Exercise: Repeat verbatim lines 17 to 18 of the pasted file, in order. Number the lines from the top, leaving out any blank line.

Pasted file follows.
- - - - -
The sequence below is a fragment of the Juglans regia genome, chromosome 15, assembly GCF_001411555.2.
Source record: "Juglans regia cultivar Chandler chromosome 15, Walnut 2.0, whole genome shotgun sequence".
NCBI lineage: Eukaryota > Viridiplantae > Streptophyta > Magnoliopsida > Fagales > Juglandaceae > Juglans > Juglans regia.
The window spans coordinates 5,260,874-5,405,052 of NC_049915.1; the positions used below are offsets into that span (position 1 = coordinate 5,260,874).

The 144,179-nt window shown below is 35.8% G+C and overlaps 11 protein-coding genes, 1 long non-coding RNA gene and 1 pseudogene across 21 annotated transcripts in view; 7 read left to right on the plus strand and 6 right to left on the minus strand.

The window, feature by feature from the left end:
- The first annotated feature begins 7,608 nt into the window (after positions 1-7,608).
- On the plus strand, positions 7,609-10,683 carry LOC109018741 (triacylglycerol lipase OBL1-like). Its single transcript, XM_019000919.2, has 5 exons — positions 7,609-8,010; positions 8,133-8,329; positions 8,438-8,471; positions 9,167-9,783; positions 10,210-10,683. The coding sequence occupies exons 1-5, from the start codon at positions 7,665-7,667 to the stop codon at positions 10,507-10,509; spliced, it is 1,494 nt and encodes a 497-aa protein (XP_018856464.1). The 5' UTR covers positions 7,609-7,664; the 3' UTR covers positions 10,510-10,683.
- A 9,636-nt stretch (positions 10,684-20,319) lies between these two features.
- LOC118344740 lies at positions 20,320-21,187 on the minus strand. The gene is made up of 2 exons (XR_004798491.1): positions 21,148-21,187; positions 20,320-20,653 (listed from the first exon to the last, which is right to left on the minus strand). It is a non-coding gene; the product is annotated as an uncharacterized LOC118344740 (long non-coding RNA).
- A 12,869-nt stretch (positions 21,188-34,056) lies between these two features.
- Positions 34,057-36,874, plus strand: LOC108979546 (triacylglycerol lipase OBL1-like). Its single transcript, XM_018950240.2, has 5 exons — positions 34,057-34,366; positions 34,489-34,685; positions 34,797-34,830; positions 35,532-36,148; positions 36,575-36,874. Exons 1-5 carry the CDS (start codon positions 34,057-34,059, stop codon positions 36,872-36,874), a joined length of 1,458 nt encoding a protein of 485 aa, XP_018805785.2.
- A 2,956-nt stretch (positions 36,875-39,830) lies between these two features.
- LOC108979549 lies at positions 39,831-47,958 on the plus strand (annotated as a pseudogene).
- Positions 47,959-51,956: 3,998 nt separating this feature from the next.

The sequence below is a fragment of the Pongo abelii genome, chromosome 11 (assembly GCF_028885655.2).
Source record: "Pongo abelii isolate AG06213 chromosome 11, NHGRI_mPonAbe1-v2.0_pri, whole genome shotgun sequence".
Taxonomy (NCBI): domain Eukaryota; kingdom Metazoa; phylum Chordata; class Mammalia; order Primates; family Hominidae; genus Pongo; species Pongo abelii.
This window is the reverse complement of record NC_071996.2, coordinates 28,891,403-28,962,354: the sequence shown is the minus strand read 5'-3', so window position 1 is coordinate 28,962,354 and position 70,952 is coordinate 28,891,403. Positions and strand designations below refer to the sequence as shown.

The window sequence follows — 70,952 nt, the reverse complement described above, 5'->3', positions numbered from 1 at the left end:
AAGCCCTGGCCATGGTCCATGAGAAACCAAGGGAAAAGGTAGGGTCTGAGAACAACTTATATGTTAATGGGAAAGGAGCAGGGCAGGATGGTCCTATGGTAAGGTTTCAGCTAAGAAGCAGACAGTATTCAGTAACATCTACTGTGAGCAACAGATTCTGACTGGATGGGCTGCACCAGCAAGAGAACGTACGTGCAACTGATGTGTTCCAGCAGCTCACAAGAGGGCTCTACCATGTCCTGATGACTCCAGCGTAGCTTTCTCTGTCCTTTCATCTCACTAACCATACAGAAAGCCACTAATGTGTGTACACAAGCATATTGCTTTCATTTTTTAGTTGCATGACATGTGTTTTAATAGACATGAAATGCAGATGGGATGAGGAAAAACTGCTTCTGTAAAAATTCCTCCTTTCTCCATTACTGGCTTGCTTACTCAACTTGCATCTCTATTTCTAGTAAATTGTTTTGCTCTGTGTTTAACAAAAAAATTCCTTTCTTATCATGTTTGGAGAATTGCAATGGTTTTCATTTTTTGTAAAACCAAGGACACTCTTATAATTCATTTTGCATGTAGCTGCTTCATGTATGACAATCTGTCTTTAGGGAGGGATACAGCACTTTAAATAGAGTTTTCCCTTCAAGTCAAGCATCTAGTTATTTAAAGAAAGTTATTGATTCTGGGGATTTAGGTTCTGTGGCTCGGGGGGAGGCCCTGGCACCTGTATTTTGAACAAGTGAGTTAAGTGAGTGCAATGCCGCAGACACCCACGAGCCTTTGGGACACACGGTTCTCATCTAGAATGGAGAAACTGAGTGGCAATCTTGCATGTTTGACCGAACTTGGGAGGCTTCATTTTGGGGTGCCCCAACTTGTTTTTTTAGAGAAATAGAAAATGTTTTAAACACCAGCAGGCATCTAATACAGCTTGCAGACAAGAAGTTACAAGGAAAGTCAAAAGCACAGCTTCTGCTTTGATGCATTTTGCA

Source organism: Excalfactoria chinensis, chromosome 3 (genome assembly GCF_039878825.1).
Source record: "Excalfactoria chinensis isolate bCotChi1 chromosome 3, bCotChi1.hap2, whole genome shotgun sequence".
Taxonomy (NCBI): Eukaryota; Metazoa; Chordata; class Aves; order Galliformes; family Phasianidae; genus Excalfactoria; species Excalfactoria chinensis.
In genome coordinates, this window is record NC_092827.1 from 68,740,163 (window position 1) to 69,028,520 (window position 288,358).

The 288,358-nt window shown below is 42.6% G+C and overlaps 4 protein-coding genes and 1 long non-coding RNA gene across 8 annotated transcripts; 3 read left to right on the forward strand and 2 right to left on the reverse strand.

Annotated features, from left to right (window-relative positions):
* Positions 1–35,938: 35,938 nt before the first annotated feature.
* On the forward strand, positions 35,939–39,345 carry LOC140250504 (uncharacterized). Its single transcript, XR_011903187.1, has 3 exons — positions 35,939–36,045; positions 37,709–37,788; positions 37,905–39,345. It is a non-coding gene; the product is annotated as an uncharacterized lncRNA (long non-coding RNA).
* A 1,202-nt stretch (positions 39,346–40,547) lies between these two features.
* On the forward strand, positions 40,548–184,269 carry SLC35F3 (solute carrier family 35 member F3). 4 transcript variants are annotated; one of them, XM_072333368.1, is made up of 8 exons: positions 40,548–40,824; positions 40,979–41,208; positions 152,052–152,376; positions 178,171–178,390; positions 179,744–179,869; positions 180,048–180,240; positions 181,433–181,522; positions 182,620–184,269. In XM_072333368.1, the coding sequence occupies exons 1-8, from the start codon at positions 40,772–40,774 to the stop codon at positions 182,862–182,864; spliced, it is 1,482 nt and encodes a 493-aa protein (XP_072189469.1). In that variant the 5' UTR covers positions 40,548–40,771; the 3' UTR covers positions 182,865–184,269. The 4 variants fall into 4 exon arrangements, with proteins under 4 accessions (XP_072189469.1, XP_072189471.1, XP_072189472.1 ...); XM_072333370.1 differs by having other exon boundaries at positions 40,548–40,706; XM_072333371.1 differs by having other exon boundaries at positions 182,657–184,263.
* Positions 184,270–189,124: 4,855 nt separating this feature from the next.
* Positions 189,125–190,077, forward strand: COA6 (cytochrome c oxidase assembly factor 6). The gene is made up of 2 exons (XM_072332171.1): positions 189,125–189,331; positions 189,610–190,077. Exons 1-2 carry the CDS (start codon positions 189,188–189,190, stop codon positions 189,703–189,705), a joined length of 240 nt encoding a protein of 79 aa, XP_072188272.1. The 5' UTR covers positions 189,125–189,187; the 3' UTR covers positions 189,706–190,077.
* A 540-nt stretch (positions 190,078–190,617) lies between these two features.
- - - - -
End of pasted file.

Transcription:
Source record: "Pongo abelii isolate AG06213 chromosome 11, NHGRI_mPonAbe1-v2.0_pri, whole genome shotgun sequence".
Taxonomy (NCBI): domain Eukaryota; kingdom Metazoa; phylum Chordata; class Mammalia; order Primates; family Hominidae; genus Pongo; species Pongo abelii.